The ice age

By | Food & Drink
Frozen food could soon be hitting the headlines once again. Credit @ epsos.de

The freezer is a modern miracle. Go back even a hundred years and the idea of a home-based way to keep many foods fresh for months on end would have been mind-blowing. After all, previous methods of preservation had drastic effects on the foods that were subjected to them. Smoking, salting and pickling would change the flavors and textures of whatever dishes they were applied to. Fish, meats and certain vegetables held up well; however, the idea of keeping something like a raspberry fresh for so long that it could be used in a spring tartlet was simply beyond even the wildest imagination.

When the first domestic freezers hit homes in the 70’s, they did so to aplomb. For many, these devices were the future and they served as hefty status symbols. Those that were truly passionate about food would, of course, have to get one. The idea of eating spring lamb in the autumn, or fruits in the winter was simply too good to pass on. Frozen food was often considered the height of luxury, as was being able to produce ice on a hot summer’s day to amaze one’s guests and chill one’s drinks.

Today, an enormous bag of ice is available in the supermarket for a pound and frozen food has been replaced at the top. In fact, many consider fresh, seasonal produce far more luxurious than year round spring veggies and readily battered fish. The change was natural; after all, fashions come and go. Yet there were two great innovations that radically changed perceptions in the decades since the arrival of the freezer.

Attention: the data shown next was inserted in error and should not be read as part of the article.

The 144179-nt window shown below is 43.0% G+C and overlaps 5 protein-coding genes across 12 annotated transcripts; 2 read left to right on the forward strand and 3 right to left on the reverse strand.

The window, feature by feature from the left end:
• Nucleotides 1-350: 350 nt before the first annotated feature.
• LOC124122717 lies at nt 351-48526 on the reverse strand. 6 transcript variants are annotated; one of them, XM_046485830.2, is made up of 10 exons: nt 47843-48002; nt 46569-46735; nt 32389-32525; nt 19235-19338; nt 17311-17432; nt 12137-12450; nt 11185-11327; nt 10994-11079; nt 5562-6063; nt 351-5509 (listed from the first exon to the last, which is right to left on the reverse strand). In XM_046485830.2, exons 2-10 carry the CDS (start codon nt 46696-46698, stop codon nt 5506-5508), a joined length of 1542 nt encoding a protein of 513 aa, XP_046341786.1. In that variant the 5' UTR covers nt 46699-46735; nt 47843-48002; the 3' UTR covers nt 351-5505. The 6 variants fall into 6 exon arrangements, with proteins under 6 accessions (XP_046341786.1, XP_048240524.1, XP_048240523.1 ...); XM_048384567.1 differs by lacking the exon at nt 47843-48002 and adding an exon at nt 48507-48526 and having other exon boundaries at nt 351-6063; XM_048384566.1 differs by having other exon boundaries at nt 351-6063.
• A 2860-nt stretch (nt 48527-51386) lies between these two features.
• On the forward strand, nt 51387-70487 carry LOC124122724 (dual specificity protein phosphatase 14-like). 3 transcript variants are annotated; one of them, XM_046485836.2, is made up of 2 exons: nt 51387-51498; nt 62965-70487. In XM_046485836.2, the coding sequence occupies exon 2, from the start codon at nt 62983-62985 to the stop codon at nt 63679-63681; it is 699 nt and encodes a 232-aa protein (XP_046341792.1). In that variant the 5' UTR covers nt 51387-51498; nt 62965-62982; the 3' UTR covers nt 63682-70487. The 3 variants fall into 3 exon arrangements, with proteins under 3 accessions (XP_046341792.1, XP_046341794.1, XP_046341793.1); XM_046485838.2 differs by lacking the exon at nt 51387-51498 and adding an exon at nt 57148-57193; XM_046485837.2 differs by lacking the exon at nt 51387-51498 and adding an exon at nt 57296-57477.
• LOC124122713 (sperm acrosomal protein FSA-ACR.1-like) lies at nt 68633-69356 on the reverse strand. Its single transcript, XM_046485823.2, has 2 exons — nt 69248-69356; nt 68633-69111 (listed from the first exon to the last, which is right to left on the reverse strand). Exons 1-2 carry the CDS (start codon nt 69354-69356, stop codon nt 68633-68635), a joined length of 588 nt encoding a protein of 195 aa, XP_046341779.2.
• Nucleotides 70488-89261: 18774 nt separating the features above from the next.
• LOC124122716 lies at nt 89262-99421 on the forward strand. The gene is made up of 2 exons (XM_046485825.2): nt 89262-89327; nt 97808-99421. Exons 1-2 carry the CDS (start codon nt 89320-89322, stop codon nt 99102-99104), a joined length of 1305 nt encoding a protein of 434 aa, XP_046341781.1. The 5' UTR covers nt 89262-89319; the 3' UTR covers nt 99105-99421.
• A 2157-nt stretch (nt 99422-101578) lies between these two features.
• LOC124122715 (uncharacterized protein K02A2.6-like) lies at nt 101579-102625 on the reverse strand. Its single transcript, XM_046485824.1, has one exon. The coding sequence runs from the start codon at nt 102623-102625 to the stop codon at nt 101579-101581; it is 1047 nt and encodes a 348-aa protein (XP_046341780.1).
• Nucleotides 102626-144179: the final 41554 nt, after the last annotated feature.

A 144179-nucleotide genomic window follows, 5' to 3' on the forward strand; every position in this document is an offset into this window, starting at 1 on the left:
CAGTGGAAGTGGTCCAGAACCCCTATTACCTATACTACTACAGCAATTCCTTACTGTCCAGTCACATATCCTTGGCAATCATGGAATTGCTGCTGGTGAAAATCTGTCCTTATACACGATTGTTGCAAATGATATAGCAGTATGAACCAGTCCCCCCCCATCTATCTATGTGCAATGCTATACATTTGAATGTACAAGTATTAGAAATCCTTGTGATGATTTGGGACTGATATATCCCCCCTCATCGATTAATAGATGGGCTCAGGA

The first is the power of modern transportation. Why freeze a bag of blackberries when one can simply go down to the supermarket at any year and pick up a selection of imported fruit? Ethical issues about food miles aside, the convenience is often far too tempting for most.

The second change is one that is much more to do with perception than it is with convenience. Fresh food is often considered far better than anything that is preserved; this notion is part of a greater movement that encompasses organic produce and the increased popularity of provincial culinary celebration. Frozen food seems to have found itself grouped together with those dishes that use manmade preservatives and chemicals in order to prolong their shelf life. Whilst it is true however, that Vitamin C is often much higher in fresh produce, the impact is mild.

In fact, many are actually convinced that the stats so long used to champion fresh produce may actually be to the benefit of frozen food. It is true that the highest nutritional value is to be found in totally fresh food, however food frozen at this point often has a far higher value than food that is harvested, transported and then sat on a shelf for a day or two.

It’s why companies like M&S and Waitrose have begun to really to invest in the area once again. Many of their best dishes are available frozen, as they set out to improve the standards of the nations freezer by replacing fish fingers with real fish steaks and frozen breadcrumbs. The likes of Beef Wellington, slow roasted salmon and minted pea ice cream can all now be found in the freezer compartment of supermarkets.

FarmFoods, a retailer of frozen foods based in Scotland, grew 44% last year to become the UK’s fastest growing grocer. Popular chefs and even some restaurants are beginning to dare: with some even stating that frozen produce is back on their menu. Perhaps the time has come for another shift in the perception of frozen foodstuffs, one that may see it return to the lofty heights it once inhabited.

Do you believe that frozen food can become respectable once again?

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